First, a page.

I play a lot of games. More correctly, I play games a lot. When is the best time to play games? At night, when it is (relatively) cooler, there is no screen glare or other bright lights due to that large fireball in the sky going to another level and most people go to sleep. Now, to avoid having to lip-read and pretend the explosions sound amazing because I don’t want to wake my wife up, I need a headset. Because some games require you to hear every sound, every nuance of the environment.
So instead of pretending to be deaf while playing PS3, I tried out the Turtle Beach Earforce P11 headset. One feature on the box caught my eye: “Oversized earcups”. I rejoiced, not only because large cup sizes are amazing, but from knowing that my overly large ears would be safe from mangling and all sorts of pain. Sadly I was wrong. While the earcups are generous, I would not call them oversized, as my poor battered ears will attest. The fabric mesh did a great job of letting my ears breathe, meaning they weren’t a drenched mess of wet earwax by the end of a gaming session. This was hard to appreciate, however, considering they felt like some midget had used my ears as punching bags.
This headset is extremely light, light enough that you forget that you are wearing it. So light, in fact, that the in-line amplifier tended to tug the headset skew if I didn’t actually clip the amp onto my shirt. Leaving it lying in your lap isn’t the best idea either, as the volume controls are pretty sensitive. At several times I found myself wondering why everyone had stopped talking to me, only to find that the amp sliding out of my lap and down my thigh had adjusted the chat volume, making me seem like a rude, uninterested git, while I was feeling abandoned and forever alone.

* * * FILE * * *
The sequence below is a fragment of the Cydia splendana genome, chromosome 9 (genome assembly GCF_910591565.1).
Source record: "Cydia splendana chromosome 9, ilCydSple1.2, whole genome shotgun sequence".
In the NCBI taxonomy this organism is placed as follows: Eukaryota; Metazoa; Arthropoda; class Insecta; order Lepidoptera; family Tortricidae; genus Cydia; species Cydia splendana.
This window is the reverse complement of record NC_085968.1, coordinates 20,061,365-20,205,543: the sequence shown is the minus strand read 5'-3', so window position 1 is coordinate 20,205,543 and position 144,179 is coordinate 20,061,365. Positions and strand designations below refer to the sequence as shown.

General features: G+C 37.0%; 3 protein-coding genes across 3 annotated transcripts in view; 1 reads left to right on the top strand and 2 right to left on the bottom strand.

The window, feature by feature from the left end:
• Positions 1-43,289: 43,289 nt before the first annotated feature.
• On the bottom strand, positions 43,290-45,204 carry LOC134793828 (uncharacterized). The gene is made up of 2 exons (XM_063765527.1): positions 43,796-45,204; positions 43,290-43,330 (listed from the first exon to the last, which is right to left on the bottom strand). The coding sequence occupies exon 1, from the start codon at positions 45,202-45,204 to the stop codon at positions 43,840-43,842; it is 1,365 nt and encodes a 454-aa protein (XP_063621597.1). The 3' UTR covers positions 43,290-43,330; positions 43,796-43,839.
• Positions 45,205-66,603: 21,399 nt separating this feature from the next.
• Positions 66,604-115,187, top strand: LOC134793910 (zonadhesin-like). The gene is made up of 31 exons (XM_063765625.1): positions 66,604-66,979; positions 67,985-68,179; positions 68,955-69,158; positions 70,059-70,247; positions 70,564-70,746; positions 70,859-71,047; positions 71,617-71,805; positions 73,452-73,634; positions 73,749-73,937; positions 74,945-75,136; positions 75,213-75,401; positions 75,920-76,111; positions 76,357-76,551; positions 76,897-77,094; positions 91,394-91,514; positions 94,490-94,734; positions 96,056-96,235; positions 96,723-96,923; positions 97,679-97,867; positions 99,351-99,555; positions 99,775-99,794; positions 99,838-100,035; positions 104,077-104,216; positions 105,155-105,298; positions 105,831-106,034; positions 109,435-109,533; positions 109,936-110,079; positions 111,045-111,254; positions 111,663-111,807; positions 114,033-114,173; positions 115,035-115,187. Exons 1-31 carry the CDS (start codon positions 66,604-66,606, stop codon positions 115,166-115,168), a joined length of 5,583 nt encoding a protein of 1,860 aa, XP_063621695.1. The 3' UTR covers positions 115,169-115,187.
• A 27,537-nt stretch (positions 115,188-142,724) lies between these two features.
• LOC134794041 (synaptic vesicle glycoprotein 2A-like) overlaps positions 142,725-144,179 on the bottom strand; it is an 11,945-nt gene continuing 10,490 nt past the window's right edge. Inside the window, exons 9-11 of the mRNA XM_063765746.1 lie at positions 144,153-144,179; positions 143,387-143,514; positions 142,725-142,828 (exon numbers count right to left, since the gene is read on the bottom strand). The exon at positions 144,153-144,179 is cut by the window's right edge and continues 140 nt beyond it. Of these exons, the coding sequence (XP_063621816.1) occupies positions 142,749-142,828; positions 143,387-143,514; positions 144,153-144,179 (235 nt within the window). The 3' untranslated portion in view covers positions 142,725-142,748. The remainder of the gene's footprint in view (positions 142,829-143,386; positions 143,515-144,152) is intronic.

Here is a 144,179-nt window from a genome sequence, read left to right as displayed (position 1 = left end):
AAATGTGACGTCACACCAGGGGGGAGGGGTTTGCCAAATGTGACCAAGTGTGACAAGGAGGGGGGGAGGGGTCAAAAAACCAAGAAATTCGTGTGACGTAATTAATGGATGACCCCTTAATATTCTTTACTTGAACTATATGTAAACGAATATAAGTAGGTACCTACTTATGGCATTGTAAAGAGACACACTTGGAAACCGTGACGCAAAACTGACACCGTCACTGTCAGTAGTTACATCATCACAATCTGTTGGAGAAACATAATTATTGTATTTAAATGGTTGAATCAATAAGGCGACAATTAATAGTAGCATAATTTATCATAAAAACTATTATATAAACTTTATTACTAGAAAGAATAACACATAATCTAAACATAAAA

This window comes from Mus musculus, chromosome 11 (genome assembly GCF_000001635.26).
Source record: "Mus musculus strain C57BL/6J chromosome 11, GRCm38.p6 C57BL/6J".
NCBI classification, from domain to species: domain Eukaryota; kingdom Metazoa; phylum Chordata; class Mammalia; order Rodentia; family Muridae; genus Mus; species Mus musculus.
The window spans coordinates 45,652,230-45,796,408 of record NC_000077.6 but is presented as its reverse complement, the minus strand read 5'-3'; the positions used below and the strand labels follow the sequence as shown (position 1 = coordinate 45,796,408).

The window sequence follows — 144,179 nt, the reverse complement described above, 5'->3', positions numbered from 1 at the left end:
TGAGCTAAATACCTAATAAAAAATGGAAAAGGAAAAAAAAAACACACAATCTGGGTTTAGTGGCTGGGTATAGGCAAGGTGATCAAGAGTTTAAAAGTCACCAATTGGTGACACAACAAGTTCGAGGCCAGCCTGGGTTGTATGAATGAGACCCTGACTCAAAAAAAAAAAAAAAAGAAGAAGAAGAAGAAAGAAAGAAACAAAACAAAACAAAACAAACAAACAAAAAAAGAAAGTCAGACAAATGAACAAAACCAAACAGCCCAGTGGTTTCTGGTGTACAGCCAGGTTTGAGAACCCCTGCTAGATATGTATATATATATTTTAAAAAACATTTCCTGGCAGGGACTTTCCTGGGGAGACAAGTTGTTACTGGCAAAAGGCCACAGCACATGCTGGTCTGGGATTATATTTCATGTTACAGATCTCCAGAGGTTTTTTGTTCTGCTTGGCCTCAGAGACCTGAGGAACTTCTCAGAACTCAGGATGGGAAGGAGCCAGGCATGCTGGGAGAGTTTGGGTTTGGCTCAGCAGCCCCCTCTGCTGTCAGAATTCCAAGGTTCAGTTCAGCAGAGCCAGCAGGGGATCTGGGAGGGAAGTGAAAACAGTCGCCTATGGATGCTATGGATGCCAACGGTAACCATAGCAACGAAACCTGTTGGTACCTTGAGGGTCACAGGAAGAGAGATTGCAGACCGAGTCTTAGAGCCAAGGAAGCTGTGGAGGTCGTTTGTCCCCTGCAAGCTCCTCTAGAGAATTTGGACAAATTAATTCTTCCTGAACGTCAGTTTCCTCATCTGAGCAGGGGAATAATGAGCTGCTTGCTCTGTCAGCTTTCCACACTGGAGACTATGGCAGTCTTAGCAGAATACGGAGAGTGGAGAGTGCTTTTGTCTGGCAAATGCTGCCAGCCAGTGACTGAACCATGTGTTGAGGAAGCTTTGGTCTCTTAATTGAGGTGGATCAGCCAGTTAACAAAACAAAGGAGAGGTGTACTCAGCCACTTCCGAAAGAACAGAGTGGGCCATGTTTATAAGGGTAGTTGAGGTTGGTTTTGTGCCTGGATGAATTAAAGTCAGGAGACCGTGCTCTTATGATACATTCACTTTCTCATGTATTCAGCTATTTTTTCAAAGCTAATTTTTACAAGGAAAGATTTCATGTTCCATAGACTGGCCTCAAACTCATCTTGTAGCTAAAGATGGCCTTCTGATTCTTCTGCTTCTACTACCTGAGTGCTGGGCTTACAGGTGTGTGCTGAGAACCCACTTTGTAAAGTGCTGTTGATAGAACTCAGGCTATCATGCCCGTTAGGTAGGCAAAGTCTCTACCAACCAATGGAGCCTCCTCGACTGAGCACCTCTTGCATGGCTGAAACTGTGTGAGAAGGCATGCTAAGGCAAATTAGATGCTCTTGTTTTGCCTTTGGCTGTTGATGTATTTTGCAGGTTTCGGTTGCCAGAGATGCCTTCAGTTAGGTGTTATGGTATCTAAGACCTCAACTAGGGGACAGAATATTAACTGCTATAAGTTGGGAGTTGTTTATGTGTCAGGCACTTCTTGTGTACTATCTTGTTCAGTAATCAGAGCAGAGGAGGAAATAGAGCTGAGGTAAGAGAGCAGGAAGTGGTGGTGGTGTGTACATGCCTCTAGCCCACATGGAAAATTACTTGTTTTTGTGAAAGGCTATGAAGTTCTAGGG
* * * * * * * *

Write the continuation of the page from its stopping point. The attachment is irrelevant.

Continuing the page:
The earcups hide 50mm speakers which pack a pretty neat punch, something made better, I guess, by the in-line amplifier. From the clink of bullet casings on the floor next to my feet to adding extra weight to Batman’s bone-crunching punches, these speakers really help improve the level of immersion in a game. The in-line amp groups together game volume, chat volume, and mic mute switches, allowing for ease of use, especially if someone starts talking to you and you don’t think the whole party wants to listen in. Or maybe they do, the pervs.
The microphone is on an adjustable boom with mic monitoring. Just make sure to put it out of your field of vision, or you might let out a not-so-manly scream when you think there is a spider inches away from your face. No, I don’t know this from experience. Mic monitoring lets you hear yourself through the speakers when you talk or breathe, meaning I get to have conversations with this ultra sexy voiced frood when I play games (Oh, that timbre!). It also means I can hear when I am breathing harder than Darth Vader and move my mic away before anyone gets the wrong idea about what I am doing while talking to them. It also helps to prevent you from shouting over the loud noises that no one else can hear. I am hoping that those guys who sing in party chat get this headset, so they can hear how awful their singing really is.
With a 3 metre long cable, the P11 won’t help if you play games in an overly large room. The headset draws power from a USB connector, making you wish the PlayStation3 had a lot more of them. Like most devices for a PlayStation 3, the P11 works on PC as well, and comes with a stereo audio splitter cable, meaning it will work with your setup, regardless of whether you use a HDMI or PS3 AV cable.
After a few days the earcups stretched a bit in an attempt to house my ears, making it more comfortable, but still just too small for me. The good news is that despite the skinny appearance of the hardware, this headset seems to be made of sterner stuff, as it survived my more… passionate outbursts during gaming. Good sound in a small package, for RRP ~R820
Here are the vital statistics for those of you who know what all these numbers mean. If you don’t, just nod and go oooh, that number is so high and that other one is so low.